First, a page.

The rough-and-ready humanist Moodysson, a huge success in his native Sweden, attracts less international attention than Tom Tykwer, the German showboater fruitlessly obsessed with smooth surfaces, crane shots, and coincidence. In The Princess and the Warrior, Tykwer’s ostentatiously languid follow-up to the breakneck Run Lola Run, a cute psychiatric nurse and a cute ex-soldier with leaky tear ducts fall in love, in apparently cosmic ways. Mercifully devoid of tricks, Julian Schnabel’s Before Night Falls is a straightforward but affecting biopic of late Cuban writer Reinaldo Arenas, embodied, in one giant award-magnet of a performance, by Javier Bardem. (As expected, Bardem collected the Best Actor prize; Schnabel was named Best Director.)
Both British competition entries were period pieces with crudely deployed political angles. Sally Potter assembles Johnny Depp, Christina Ricci, Cate Blanchett, and John Turturro, and proceeds to neutralize their collective charisma in The Man Who Cried (no relation to the Tykwer), an inert, inane tale of a Russian Jewish girl (Ricci) who ends up an aspiring singer in prewar Paris. Stephen Frears’s Liam, from Jimmy McGovern’s script about growing up poor in late-’30s Liverpool (with the additional burdens of nascent Catholic guilt and a budding-fascist father), pales next to the indelible dreamy/grim childhood perspectives of recent films like The Butcher Boy and Ratcatcher (released here next month).
Veterans were out in force: 92-year-old Manoel de Oliveira’s Word and Utopia, which documents the lifework of 17th-century preacher António Vieria, is a spare, serene meditation on decrepitude and mortality, constructed around a series of sermons. Claude Chabrol, also serving on the Milos Forman-chaired jury, delivered Nightcap, another coolly scathing morality play with the haute bourgeoisie pinned under glass. Robert Altman’s Dr T and the Women, nominally concerned with the female trouble experienced by Dallas gynecologist Richard Gere, plays like a long, rambling joke with an easy target (sodden, moneyed dames) and no punch line. Funnier though also something of a letdown, Takeshi Kitano’s first “American” feature, Brother, proves that the director can wreak routine finger-slicing havoc anywhere—here he basically transports his best film, Sonatine, to L.A.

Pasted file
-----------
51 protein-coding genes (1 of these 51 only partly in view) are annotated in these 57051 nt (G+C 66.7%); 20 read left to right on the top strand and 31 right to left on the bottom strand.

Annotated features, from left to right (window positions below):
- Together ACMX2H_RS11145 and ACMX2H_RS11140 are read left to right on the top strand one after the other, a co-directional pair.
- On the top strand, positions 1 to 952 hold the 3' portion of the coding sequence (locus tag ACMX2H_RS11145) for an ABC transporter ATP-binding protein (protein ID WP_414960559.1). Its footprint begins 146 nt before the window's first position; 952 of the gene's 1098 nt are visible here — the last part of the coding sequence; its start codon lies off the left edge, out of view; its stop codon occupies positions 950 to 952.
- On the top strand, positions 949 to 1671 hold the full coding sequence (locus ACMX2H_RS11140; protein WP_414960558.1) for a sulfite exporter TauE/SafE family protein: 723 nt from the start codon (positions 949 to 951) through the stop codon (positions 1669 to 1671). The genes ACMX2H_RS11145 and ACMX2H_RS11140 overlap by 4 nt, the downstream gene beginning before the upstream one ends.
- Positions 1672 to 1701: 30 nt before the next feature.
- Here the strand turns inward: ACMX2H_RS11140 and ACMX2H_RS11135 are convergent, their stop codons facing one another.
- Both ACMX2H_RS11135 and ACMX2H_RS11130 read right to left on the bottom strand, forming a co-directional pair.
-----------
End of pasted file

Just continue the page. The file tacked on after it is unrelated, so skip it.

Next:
The closest Venice 2000 came to all-out scandal was with the Korean competition film, The Isle, a male-sexual-anxiety riff whose evocative setting (a remote, foggy Korean fishing village) was eclipsed by despicably juvenile shock tactics. Director Ki-Duk Kim’s idea of black humor involves underwater to-camera defecation, gruesome new methods of sushi preparation, and fish hooks embedded in body orifices. One traumatized viewer, in a true gut reaction, threw up midway through the first screening, instantly conferring hot-ticket status on the film. Still, The Isle was child’s play compared to the festival’s ultimate provocation, Joao Cesar Monteiro’s Branca de Neve, an almost entirely image-free retelling of Snow White, with Robert Walser poetry as dialogue. Apart from quick, cryptic flashes every five, maybe 10 minutes, the screen remains sadistically void (like Jarman’s Blue, only black). The rapidly depleting audience was, I suspect, integral to the experience. That the screening was delayed by half an hour, then further plagued by projection screwups, only added to the purity of the mindfuck.